Such a deception is not unique in modern history. There is the famous case of the French diplomat Bernard Boursicot who believed Shi Pei-Pu, a male Peking Opera performer and Chinese spy, was female throughout the course of an affair that went from the 1960s to the 1980s, a story dramatized in David Henry Hwang’s play, M. Butterfly.
Performance as Jazzman
In his professional life, Tipton presented himself as a heternormal man. The liner notes to his album, Billy Tipton Plays Hi-Fi Piano, state the following:
Billy Tipton is the lad pictured on the front cover between the pulchritude. (As Bob Hope would say, ‘Pulchritude, that’s highbrow for gorgeous gals.’) But there’s nothing highbrow about Billy or his superb musicianship on the eighty eights.
The photograph on the album cover places Tipton in the role of the rakish male jazz musician looking with approval upon two nearby women in low-cut dresses.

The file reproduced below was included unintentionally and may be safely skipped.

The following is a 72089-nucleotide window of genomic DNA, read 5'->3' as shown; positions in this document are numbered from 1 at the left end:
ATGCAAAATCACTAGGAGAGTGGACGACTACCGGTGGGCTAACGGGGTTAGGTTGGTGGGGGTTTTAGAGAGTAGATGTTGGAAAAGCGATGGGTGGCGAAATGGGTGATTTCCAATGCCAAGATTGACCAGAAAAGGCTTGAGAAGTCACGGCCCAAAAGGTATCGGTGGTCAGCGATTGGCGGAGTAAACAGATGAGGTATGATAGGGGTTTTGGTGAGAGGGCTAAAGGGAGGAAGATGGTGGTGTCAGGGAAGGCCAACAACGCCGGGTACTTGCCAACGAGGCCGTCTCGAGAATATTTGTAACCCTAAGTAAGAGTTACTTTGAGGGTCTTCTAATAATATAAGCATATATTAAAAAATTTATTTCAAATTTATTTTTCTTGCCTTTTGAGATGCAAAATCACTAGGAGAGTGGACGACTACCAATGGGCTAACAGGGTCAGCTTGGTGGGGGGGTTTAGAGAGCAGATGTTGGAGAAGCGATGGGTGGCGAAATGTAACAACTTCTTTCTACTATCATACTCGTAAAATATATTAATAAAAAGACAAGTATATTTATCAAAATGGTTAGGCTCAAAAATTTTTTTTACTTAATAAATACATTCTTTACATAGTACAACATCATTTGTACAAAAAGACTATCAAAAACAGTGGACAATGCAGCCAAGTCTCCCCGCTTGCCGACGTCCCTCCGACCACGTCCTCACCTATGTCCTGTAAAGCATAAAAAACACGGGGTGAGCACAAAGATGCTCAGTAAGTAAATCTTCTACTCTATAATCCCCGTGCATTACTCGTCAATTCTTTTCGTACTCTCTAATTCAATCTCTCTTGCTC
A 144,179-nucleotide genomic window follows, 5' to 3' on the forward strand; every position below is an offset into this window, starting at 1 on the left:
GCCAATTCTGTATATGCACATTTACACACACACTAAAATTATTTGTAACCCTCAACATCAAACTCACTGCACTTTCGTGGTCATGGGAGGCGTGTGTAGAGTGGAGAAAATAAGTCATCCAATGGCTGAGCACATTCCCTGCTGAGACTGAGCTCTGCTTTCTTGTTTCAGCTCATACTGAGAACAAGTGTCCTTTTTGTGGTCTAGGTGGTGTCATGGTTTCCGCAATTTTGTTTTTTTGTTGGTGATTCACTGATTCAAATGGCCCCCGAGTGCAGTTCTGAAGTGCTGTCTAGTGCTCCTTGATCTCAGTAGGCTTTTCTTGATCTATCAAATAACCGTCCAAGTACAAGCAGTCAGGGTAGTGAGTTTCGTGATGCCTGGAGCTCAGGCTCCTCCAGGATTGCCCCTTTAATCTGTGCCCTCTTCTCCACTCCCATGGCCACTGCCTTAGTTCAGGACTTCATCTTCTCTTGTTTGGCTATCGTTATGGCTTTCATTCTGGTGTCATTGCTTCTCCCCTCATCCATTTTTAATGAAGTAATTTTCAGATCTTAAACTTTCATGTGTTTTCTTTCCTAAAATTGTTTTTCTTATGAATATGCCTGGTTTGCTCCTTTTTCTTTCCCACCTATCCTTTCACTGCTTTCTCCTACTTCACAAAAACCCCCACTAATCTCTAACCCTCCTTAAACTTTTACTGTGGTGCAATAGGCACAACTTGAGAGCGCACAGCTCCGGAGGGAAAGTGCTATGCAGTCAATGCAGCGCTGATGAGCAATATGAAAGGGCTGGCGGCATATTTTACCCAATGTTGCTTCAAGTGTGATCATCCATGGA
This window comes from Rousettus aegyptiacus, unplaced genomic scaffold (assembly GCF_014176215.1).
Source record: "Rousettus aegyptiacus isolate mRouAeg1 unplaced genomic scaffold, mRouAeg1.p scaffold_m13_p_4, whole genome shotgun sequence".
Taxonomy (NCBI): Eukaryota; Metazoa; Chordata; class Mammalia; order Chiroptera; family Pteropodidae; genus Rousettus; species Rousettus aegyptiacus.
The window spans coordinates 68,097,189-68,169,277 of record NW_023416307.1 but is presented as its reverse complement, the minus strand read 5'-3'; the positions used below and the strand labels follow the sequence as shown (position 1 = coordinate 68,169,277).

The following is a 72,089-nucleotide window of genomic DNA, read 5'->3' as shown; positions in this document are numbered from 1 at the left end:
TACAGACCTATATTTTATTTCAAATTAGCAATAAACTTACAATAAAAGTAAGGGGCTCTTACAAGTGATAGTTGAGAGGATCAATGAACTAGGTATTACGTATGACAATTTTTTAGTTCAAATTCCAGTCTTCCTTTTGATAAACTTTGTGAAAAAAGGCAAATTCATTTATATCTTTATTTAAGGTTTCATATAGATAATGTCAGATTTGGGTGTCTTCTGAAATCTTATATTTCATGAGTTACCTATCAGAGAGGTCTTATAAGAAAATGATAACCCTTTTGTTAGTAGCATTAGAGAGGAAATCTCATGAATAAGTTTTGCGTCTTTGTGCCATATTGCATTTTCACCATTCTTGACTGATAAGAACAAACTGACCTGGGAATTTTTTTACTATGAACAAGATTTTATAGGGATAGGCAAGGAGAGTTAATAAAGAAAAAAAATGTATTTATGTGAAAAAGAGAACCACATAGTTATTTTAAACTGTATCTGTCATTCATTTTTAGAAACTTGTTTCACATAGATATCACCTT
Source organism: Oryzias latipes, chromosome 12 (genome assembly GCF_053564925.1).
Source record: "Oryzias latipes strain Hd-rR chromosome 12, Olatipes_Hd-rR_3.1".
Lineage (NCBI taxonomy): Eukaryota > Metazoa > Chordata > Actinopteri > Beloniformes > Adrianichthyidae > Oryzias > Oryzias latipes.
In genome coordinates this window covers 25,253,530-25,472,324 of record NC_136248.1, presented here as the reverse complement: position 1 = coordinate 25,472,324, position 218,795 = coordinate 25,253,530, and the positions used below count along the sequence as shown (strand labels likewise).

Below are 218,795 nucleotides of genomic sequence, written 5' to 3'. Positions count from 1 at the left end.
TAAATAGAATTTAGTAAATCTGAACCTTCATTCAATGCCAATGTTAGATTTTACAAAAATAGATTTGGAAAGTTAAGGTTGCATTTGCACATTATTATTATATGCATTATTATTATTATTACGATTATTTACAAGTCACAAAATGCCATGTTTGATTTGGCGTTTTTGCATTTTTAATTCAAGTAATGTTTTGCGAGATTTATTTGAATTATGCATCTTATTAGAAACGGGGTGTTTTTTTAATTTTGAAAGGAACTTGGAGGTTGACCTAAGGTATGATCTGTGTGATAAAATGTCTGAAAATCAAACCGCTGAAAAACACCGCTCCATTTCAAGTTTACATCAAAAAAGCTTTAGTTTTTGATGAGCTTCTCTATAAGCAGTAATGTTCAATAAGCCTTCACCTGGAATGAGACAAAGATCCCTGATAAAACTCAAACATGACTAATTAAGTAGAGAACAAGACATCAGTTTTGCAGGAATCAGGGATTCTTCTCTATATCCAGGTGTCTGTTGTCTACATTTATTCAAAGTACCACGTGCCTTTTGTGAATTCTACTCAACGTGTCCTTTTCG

Tipton adopted a speaking voice that could pass convincingly for male, but his singing voice was more ambiguous and sometimes seemed to move between male and female registers. Perhaps for this reason, he focused on playing the piano. He would, however, perform as a female (although not as an adult woman) in some songs for comic effect, thus accomplishing a two-layered performance of an anatomically female person secretly performing as a man, who in turn lampoons the voice of a prepubescent female in public. One of his rare vocal recordings is a rendition of the novelty song “My Wubba [Rubber] Dolly” in which he imitates the voice of a little girl.
Garber, Marjorie. Vested Interests: Cross-Dressing and Cultural Anxiety. New York: Routledge, 1997.
Halberstam, Judith. In a Queer Time and Place: Transgender Bodies, Subcultural Lives. New York: New York University, 2005.
Middlebrook, Diane Wood. Suits Me: The Double Life of Billy Tipton. Boston: Houghton Mifflin, 1998.